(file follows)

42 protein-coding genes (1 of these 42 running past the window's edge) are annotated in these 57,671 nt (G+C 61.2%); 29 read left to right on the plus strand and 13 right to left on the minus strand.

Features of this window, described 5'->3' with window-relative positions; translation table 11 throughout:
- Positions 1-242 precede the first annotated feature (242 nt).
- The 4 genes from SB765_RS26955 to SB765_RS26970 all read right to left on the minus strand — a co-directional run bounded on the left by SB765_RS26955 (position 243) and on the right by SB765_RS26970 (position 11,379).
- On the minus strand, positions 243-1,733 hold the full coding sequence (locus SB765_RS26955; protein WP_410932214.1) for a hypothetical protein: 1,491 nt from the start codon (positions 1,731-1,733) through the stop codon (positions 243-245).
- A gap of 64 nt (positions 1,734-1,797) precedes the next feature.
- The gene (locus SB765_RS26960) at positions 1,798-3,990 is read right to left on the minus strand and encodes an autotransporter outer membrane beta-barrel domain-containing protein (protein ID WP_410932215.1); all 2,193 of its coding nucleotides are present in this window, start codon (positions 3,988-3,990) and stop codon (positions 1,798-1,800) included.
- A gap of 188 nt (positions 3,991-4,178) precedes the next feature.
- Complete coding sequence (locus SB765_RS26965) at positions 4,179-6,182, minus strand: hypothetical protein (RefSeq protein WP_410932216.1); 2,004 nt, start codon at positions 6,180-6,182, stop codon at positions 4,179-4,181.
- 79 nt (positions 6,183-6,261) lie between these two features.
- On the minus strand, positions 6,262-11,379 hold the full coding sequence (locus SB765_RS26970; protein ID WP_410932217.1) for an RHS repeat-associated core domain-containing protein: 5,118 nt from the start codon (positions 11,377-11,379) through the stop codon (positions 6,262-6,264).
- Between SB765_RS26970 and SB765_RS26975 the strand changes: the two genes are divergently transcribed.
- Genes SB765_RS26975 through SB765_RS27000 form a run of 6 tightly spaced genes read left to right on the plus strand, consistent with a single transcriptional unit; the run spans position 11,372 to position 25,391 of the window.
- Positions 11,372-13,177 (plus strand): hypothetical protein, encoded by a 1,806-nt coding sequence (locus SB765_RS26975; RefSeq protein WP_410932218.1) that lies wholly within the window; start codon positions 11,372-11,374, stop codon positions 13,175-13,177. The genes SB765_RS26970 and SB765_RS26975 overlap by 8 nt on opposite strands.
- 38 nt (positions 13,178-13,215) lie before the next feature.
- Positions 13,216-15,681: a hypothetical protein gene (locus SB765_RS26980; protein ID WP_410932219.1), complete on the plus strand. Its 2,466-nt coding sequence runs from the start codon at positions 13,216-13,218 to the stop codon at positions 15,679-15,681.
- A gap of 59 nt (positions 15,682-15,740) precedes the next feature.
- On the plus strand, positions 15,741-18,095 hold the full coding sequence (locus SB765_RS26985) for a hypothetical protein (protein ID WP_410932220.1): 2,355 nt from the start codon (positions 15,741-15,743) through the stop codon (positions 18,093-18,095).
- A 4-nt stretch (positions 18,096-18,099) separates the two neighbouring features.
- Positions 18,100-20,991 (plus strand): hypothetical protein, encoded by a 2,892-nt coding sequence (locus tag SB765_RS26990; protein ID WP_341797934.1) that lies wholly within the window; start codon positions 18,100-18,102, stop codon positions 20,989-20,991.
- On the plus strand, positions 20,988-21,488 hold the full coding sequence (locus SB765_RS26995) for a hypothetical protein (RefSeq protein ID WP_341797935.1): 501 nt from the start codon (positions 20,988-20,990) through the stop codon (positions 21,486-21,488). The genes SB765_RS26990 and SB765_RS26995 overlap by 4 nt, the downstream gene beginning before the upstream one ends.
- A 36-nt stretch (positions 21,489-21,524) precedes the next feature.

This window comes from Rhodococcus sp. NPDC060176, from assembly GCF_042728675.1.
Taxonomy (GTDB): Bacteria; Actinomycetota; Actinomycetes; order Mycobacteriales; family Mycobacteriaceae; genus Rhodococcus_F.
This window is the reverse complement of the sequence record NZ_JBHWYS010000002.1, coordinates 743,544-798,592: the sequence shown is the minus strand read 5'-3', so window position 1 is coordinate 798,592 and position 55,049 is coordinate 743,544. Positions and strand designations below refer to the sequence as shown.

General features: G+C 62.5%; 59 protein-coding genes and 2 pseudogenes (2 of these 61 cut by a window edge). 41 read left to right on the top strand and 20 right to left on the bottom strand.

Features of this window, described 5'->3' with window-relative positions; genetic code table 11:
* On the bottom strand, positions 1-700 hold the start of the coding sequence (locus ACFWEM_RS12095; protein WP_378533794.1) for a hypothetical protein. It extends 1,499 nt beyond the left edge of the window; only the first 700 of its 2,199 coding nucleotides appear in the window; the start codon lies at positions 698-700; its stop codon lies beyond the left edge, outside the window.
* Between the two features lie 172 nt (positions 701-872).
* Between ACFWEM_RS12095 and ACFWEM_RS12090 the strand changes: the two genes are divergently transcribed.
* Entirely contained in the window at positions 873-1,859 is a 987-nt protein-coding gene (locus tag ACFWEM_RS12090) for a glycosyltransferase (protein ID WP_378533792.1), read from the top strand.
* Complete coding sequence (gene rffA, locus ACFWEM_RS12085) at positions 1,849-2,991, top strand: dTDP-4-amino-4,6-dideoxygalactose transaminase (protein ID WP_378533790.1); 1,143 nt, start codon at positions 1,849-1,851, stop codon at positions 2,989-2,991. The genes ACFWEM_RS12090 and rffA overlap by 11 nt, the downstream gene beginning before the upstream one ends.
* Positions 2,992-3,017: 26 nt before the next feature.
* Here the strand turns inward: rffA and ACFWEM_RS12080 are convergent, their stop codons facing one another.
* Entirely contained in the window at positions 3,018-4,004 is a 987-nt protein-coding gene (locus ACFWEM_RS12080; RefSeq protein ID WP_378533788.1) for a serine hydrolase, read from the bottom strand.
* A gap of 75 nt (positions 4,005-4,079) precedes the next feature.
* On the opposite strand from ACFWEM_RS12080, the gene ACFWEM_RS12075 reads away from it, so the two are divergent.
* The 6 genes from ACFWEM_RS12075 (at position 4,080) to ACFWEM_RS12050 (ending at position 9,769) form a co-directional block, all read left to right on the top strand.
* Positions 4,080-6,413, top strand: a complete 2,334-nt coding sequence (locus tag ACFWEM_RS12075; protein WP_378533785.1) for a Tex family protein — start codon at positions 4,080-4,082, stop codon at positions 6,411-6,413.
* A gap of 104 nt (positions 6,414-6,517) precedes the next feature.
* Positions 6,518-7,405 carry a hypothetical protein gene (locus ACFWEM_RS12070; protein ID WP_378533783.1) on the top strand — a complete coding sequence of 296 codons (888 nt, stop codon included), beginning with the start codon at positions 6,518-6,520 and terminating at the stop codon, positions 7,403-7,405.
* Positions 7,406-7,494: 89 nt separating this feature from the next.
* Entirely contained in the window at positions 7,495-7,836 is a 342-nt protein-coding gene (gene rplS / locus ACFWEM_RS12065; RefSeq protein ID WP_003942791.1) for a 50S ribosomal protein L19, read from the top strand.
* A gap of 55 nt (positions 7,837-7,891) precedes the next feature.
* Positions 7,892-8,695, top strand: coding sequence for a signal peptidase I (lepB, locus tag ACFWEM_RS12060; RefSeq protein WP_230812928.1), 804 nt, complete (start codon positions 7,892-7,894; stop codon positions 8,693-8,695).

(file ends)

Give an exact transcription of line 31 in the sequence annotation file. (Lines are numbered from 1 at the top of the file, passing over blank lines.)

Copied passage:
* Entirely contained in the window at positions 873-1,859 is a 987-nt protein-coding gene (locus tag ACFWEM_RS12090) for a glycosyltransferase (protein ID WP_378533792.1), read from the top strand.